Launched in 2011, the Tuungane project in Tanzania uses the Population, Health and Environment (PHE) approach, which integrates family planning (FP) and reproductive health with conservation programming - with the ultimate goal of ensuring that community members are able to live healthy lives in balance with their environment in areas with rich natural biodiversity. Tuungane (Kiswahili for “Let’s Unite”) is a collaboration between the Nature Conservancy (TNC) and Pathfinder International, a global reproductive health organisation, and local and district governments of Uvinza and Tanganyika districts of Kigoma and Katavi regions respectively. Together, they are working to: improve governance and natural resource management; expand access to reproductive, maternal, and child health services; raise community members’ awareness of and access to FP; and improve understanding of the linkages between healthy timing and spacing of pregnancies, natural resource management, and improved livelihoods. Project activities such as training community health workers, community theatre, and the establishment of Model Households and Beach Management Units are designed to create awareness, promote community participation, and change behaviours.

Communication Strategies: 

Overall, the Tuungane Project goals are to:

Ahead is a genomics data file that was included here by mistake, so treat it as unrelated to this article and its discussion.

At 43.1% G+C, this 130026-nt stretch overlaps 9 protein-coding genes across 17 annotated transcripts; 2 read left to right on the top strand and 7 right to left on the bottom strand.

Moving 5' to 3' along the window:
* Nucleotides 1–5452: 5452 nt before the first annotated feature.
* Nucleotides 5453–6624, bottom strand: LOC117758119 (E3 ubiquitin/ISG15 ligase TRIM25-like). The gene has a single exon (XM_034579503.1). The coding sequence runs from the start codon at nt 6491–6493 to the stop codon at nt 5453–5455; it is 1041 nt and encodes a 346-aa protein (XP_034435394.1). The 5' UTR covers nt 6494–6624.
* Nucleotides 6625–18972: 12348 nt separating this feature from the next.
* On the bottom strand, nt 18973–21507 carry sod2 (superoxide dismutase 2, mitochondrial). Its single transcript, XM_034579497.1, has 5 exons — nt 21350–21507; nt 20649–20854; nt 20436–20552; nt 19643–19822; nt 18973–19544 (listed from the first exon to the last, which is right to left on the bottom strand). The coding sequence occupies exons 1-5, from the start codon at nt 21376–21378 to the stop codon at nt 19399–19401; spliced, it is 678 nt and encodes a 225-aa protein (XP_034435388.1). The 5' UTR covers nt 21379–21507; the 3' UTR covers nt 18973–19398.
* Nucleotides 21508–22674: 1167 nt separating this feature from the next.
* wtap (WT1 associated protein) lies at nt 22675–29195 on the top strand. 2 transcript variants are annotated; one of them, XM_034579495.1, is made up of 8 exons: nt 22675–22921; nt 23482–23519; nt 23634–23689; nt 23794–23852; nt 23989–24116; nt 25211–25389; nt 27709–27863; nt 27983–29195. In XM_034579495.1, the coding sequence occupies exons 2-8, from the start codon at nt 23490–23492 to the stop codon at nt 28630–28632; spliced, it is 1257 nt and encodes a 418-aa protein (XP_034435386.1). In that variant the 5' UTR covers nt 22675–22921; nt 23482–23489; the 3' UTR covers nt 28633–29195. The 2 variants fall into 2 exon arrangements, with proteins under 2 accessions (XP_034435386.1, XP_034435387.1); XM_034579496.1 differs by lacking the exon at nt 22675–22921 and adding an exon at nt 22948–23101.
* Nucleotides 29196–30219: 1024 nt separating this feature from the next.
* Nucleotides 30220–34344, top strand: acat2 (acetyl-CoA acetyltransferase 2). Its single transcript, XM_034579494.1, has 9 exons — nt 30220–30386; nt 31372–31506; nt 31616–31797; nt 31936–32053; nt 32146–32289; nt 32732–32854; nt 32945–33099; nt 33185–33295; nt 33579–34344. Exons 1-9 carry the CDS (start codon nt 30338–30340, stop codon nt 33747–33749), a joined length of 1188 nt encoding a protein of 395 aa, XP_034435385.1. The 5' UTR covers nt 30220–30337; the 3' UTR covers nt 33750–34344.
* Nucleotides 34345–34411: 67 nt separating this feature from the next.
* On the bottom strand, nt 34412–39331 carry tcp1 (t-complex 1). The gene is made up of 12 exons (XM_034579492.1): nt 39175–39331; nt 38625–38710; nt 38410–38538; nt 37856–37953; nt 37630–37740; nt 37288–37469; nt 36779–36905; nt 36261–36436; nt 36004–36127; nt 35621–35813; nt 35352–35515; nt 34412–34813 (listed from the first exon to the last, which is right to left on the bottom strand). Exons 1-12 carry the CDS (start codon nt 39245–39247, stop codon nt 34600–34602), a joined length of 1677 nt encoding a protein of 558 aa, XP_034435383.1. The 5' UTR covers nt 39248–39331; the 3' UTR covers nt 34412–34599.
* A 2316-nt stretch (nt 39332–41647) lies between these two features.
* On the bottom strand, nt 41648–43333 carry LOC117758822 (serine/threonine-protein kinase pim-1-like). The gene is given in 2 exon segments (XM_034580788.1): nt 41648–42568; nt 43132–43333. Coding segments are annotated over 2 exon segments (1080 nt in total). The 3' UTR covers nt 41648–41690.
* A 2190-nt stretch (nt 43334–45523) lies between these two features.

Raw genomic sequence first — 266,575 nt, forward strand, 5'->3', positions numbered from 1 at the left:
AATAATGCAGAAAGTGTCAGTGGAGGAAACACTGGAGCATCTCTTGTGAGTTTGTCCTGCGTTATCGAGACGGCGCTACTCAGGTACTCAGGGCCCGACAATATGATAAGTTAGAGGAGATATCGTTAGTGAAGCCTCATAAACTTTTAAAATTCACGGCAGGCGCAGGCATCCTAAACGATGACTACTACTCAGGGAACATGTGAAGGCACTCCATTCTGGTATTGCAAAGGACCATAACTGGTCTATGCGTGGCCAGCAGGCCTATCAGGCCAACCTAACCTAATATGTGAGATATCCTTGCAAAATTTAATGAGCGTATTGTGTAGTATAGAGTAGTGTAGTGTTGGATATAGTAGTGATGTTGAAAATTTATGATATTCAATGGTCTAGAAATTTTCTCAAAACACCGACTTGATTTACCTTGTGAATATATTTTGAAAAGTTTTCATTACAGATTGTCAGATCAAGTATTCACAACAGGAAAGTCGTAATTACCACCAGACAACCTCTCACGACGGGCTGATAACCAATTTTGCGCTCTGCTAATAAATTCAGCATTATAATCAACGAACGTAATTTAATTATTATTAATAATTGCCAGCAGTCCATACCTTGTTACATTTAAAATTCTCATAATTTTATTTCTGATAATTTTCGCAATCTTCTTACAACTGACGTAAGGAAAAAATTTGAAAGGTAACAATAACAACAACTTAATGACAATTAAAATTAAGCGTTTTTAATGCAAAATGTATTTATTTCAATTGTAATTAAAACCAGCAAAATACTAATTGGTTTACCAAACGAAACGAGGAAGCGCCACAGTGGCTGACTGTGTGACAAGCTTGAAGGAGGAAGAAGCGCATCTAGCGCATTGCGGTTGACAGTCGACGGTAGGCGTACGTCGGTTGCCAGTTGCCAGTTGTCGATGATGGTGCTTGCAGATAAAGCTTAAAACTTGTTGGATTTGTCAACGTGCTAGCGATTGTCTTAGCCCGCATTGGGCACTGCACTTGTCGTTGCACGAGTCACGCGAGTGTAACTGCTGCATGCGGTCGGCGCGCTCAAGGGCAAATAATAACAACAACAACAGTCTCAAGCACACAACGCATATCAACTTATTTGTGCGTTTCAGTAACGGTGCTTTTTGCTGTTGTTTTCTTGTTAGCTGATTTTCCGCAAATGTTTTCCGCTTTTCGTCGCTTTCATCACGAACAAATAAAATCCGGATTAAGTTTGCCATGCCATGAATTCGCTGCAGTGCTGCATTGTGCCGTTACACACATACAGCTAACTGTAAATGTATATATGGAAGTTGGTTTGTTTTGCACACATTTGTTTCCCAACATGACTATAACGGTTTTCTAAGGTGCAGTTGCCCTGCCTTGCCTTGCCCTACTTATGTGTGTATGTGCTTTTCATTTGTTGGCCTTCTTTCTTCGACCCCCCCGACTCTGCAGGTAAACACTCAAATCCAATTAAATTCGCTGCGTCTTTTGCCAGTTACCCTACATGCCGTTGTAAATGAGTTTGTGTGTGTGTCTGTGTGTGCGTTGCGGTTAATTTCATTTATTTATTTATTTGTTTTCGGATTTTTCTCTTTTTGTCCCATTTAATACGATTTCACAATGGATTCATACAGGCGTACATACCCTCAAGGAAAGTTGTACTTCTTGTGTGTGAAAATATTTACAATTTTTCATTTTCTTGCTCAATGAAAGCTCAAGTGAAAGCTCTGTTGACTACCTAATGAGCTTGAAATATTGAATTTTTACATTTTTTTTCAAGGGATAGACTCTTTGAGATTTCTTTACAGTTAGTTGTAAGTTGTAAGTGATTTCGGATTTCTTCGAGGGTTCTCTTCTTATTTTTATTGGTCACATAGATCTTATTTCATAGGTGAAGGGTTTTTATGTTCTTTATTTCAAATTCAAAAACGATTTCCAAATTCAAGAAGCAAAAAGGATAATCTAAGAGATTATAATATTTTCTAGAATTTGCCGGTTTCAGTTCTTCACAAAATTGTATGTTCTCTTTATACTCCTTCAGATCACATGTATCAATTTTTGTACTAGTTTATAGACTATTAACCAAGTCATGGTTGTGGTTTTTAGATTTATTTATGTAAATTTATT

• Build the capacity of village governments: Design training programmes that meet specific community needs; enhance participation and transparency; educate and engage local leaders in population, health, and environment strategies.
  • Improve local governance: Enable long-term support for population, health and environment strategies.
  • Strengthen forest management: create and implement a comprehensive land and water protection plan, with local and national government endorsement.
  • Enhance Lake Tanganyika fisheries management: catalyse co-operative fisheries management at the village level.
  • Improve access to health-care information and services: Strengthen local government capacity and train community health workers.
  • Diversify and improve livelihoods: focus on food security and access to markets.

Activities involve the following:

  • Training of health providers and rehabilitation of health facilities so people receive the quality sexual and reproductive health care they need and deserve;
  • Making sure essential drugs and supplies, including contraceptives, are always available in the hardest-to-reach villages;
  • Helping women and girls gain control over their sexual and reproductive health, so they can earn income and participate in decision-making in their communities;
  • Presenting information about conservation and reproductive health at the same time, so men are more engaged and willing to support their partner’s choice to use contraception;
  • Creating and supporting teams of local fishers and farmers so they can lead efforts to protect the lake and forests for future generations; and
  • Encouraging leaders in the local, regional, and national governments to broaden the reach of the PHE approach.

The following are some of the more specific communication-focused activities related to creating awareness, promoting community participation, and changing behaviours: